It's also well known that all Europeans must sign up for two years of obligatory homosexuality first. Sort of like the preaching young Mormon men must perform.

But an even odder statement from Romney is this one:

But, publicly, he has emphasized that he is a "person of faith" and said that Americans are electing a commander in chief, not a pastor in chief. To be sure, Mormons are major Romney backers; data from his campaign finance records in his three months as a presidential candidate show that a Zip code area in Provo, Utah, led all others in donations to his campaign. Provo is the home of Brigham Young University, his alma mater.

Are Americans electing a commander in chief? I thought the president is the commander in chief of the armed forces, not of the country. Does Romney see his role as a tribal war leader?


A seventeen-year old girl was stoned to death in Iraq. Her death was required by the family honor, because she had a boyfriend with a different religion:

Reports from Iraq said a local security force witnessed the incident, but did nothing to try to stop it. Now her boyfriend is in hiding in fear for his life.

Aswad, a member of a minority Kurdish religious group called Yezidi, was condemned to death as an ?honour killing? by other men in her family and hardline religious leaders because of her relationship with the Sunni Muslim boy.

They said she had shamed herself and her family when she failed to return home one night. Some reports suggested she had converted to Islam to be closer to her boyfriend.

Aswad had taken shelter in the house of a Yezidi tribal leader in Bashika, a predominantly Kurdish town near the northern capital, Mosul.

A large crowd watched as eight or nine men stormed the house and dragged Aswad into the street. There they hurled stones at her for half an hour until she was dead. The stoning happened last month, but only came to light on Wednesday with the release of the Internet video. It is feared her death has triggered a retaliatory attack. Last week 23 Yezidi workmen were forced off a bus travelling from Mosulto Bashika by a group of Sunni gunmen and summarily shot dead.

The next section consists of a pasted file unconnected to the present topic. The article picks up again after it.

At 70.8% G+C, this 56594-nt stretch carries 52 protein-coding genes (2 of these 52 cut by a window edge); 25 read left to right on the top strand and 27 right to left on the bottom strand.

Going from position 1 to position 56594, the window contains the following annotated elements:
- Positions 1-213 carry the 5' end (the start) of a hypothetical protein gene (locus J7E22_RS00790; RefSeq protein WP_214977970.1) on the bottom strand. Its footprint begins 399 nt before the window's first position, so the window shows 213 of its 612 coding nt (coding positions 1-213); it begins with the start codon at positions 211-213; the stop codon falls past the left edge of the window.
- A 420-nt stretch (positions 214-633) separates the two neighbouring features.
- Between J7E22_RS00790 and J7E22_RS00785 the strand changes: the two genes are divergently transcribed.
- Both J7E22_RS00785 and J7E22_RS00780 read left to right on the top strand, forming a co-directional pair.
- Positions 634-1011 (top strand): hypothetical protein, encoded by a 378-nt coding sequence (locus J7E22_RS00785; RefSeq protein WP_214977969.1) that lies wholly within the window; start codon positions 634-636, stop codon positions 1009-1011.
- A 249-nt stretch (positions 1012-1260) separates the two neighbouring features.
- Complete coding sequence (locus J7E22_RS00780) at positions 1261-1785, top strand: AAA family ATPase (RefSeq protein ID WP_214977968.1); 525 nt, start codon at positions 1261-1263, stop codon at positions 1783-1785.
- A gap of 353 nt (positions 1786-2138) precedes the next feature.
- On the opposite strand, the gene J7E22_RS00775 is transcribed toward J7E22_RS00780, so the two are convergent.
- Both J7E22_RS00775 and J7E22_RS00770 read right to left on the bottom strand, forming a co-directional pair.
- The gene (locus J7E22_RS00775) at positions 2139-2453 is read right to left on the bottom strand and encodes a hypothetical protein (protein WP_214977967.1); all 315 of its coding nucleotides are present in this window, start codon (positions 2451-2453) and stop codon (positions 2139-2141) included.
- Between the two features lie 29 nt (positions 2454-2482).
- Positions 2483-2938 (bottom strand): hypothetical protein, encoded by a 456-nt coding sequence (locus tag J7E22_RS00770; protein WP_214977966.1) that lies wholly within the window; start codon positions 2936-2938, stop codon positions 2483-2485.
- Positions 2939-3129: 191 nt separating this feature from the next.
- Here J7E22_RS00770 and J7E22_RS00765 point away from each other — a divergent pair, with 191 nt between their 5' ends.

Women's vaginas as the place where family honor is kept. This is an old concept around the Mediterranean region, probably older than the idea of stoning adulteresses in the Bible and the Koran.

I feel sick in the stomach. More death followed the killing for honor, too.

Twisty has more. I don't recommend watching the video.

How Death Is Reported

These days you have to search to find the news about the deaths in Iraq. They don't make the top-ten list of news unless a very impressive number has been killed. Today's major deaths have the Kenyan airplane accident as the most important one.

What determines when deaths make news? And why are deaths so important as news, even in cases where there is nothing that can be done about the deaths and where there is no obvious way to prevent similar future deaths? And why are all airplane crashes reported but not the car accidents which actually kill a lot more people every year?

The Iraq deaths are "old hat". We are used to hearing about them now, and that is partly why they no longer make the front page. It may also be that the government discourages these types of news, although I have no idea if that happens. But getting used to deaths does seem to make a big difference to what is reported as "new" news. Hence, we are not being told how many people car accidents kill or how many people die each year of the common influenza, because we are used to those deaths. They don't look frightening any longer. But a new killer virus! Now, that is news, even if it might never come about or even if it might not kill any more people than the current influenza strains.

The reasons for reporting airplane crashes are somewhat different. I would have thought that people are by now used to the idea that planes can crash. But those crashes probably remain newsworthy because so many of us have an almost primitive fear of flying and a deeply held belief that we are not supposed to find ourselves in a little tin can up in the air. And each crash kills multiple people in a short amount of time.

Some deaths are reported because of the horror about a particular way of dying rather than about the deaths themselves. Pedophiles killing children is a prime example of this, even if car accidents actually kill many more children each year. The problem with reporting for reasons such as novelty or primal fears or horror is that news are also seen as giving relevant information at the same time. Hence many people decide that pedophiles are riskier than cars or that flying is less safe than driving. Or that the deaths in Iraq are not that many.